NY AG Probing Notorious Drug Company: Report
The pharmaceutical company behind a recent massive price hike of an old drug is under scrutiny for whether it violated antitrust rules to thwart generic competition. The New York Times obtained a copy of a letter sent by the New York attorney general’s office to Turing Pharmaceuticals CEO Martin Shkreli, which indicates the state is probing whether the company’s restricted distribution of the drug Daraprim is being used to illegally make it harder for would-be competitors to get brand-name samples to conduct required testing for FDA approval of generic versions. Click here for the story.
Rx in U.S. Costs At Least Three Times Anywhere in the World
The 20 best-selling pharmaceuticals in the world cost on average three times more in the US as in the UK, six times more than in Brazil and 16 times more than in India, the country with the lowest prices for most of the drugs. The study notes that approval of generic drugs is slower in the US and many older drugs are subject to regular price increases. Click here for details.
HOPD Prices Increasing More than At ASCs: Study
The prices for procedures at hospital outpatient departments have increased in recent years at a much higher rate than ambulatory surgical centers (ASCs), according to a study published in Health Affairs. The mean private insurer payment to an ASC to perform a colonoscopy increased 15.5 percent between 2007 and 2012, from $701 to $810. But for hospitals, the mean payment rose from $900 to $1,221, an increase of 35.7 percent. The price gap between the two surgical ventures was even wider for a knee arthroscopy with debridement. At an ASC, the mean payment increased 32.3 percent, from $1,695 to $2,142. But for outpatient surgery centers at hospitals, the mean payment rose 76.7 percent, from $1,278 to $2,258. Click here for the study (subscription required).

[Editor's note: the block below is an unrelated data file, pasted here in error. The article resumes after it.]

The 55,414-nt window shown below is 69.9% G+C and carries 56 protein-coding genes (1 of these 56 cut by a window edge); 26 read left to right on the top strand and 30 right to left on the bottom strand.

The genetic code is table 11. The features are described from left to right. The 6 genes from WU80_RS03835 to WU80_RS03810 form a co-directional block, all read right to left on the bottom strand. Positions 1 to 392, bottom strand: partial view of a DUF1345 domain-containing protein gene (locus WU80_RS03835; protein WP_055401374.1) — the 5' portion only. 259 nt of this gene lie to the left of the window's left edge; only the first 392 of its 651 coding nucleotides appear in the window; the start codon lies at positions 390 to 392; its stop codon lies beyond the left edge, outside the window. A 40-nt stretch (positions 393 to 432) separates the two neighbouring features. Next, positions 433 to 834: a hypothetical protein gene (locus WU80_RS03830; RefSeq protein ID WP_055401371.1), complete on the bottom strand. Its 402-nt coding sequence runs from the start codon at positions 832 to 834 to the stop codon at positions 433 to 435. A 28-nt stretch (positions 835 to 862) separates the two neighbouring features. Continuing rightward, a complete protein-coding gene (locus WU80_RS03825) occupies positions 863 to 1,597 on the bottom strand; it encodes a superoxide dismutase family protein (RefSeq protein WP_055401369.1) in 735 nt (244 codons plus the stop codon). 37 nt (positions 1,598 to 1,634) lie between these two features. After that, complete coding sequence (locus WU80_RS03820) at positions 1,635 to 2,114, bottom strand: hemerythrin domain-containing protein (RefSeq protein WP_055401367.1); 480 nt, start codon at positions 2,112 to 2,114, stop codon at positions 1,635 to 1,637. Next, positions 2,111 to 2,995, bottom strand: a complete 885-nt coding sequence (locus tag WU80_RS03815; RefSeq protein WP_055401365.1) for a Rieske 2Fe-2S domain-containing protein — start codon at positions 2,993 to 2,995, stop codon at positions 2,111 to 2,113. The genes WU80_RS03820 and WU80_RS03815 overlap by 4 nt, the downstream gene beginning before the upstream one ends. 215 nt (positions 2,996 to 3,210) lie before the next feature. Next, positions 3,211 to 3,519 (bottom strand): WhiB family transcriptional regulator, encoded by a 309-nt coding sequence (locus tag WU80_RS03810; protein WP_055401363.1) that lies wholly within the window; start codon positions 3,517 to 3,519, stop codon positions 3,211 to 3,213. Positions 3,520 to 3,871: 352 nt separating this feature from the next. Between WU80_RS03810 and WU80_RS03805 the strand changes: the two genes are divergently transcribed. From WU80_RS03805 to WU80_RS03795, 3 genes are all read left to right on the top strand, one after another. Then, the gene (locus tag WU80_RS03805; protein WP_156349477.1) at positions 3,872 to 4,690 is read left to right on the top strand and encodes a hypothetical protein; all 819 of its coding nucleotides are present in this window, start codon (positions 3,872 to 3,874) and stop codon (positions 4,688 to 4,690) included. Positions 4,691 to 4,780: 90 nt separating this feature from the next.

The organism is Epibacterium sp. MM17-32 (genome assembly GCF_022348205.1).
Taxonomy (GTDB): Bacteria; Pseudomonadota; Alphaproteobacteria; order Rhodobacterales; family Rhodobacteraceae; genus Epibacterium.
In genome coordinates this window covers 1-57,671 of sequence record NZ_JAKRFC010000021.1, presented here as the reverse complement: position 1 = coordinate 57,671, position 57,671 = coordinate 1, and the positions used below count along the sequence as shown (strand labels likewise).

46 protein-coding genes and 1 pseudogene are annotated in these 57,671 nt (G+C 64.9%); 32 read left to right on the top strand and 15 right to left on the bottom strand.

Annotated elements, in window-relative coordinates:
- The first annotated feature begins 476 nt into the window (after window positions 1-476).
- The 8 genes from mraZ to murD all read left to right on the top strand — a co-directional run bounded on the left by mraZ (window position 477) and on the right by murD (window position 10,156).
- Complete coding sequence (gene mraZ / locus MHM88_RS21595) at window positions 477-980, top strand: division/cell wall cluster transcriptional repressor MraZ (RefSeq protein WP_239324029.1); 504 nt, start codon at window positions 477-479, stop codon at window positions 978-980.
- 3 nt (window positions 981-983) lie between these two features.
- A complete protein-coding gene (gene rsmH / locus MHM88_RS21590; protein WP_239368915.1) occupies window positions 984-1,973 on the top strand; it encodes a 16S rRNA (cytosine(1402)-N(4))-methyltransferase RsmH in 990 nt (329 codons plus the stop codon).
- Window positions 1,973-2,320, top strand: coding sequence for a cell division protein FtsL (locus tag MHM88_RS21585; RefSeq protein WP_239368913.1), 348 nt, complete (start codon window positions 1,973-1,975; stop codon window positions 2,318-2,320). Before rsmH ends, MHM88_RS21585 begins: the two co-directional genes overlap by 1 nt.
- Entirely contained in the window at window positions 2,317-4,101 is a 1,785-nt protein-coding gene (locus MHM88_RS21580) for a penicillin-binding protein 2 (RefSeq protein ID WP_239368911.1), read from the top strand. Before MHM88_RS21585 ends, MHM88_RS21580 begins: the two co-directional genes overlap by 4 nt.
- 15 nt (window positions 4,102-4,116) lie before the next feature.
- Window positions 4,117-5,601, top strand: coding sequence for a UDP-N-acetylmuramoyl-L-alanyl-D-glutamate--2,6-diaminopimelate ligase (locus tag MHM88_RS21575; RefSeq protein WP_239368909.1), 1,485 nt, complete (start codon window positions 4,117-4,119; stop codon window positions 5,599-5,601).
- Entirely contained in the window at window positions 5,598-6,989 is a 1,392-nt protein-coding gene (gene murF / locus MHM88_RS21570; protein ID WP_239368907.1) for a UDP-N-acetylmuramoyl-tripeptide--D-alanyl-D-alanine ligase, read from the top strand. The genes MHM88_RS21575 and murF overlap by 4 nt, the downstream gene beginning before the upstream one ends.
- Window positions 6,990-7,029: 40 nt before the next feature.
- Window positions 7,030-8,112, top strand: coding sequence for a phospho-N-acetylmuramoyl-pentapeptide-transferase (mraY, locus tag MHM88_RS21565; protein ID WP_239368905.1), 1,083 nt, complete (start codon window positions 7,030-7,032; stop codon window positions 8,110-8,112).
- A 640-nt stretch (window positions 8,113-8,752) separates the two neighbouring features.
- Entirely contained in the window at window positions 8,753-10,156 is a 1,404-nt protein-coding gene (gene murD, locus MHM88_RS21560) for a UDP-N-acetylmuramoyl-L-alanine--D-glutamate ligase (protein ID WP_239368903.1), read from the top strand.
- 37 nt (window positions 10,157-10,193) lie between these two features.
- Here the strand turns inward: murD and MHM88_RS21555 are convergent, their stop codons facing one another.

Hospital Prices Dip
Hospital prices dipped at a seasonally adjusted -0.2 percent from August to September, the lowest increase since 1998, according to data from the Bureau of Labor Statistics. Altogether, hospital prices grew 3.3 percent between September 2014 and September of this year. Inpatient services prices grew an unadjusted 3.2 percent, and 2.9 percent for outpatient services. The cost of physician services rose by an unadjusted 2 percent. Click here for the Labor Department data. Click here for the latest health spending analysis from Altarum.
Utilization of Some “Low Value” Services Decreasing: Study
A study from JAMA Internal Medicine finds a mixed picture of utilization of “low value” services identified by the Choosing Wisely Campaign. Some decreased, but others increased, and the authors suggest that additional interventions are necessary. Those that dropped since 2012 include the use of imaging for headaches, heart imaging, and prescription of antibiotics for sinusitis. But HPV testing for women under age 30 increased, as did the use of prescription nonsteroidal anti-inflammatory drugs in patients with hypertension, heart failure and chronic kidney disease. Click here for the study.
Excessive Alcohol Use Costing U.S. More Than $250 Billion: CDC
Excessive alcohol use continues to be a drain on the American economy, according to a study released by the CDC last week. Excessive drinking cost the U.S. $249 billion in 2010, or $2.05 per drink, a significant increase from $223.5 billion, or $1.90 per drink, in 2006. Most of these costs were due to reduced workplace productivity, crime, and the cost of treating people for health problems caused by excessive drinking. Binge drinking, defined as drinking five or more drinks on one occasion for men or four or more drinks on one occasion for women, was responsible for most of these costs (77 percent). Two of every 5 dollars of costs — over $100 billion — were paid by governments. Click here for the CDC report.
CDC: New Data Base Detects, Measures Rx Abuse
Drug overdose is the leading cause of injury death in the United States – mostly due to abuse and misuse of prescription opioid pain relievers, benzodiazepines (sedatives/tranquilizers), and stimulants — according to the CDC. Information from state prescription drug monitoring programs can be used to detect and measure prescribing patterns that suggest abuse and misuse of controlled substances, according to a report released last week by the CDC. The eight states that submitted 2013 data—California, Delaware, Florida, Idaho, Louisiana, Maine, Ohio and West Virginia—represent about a quarter of the U.S. population. Click here for the report.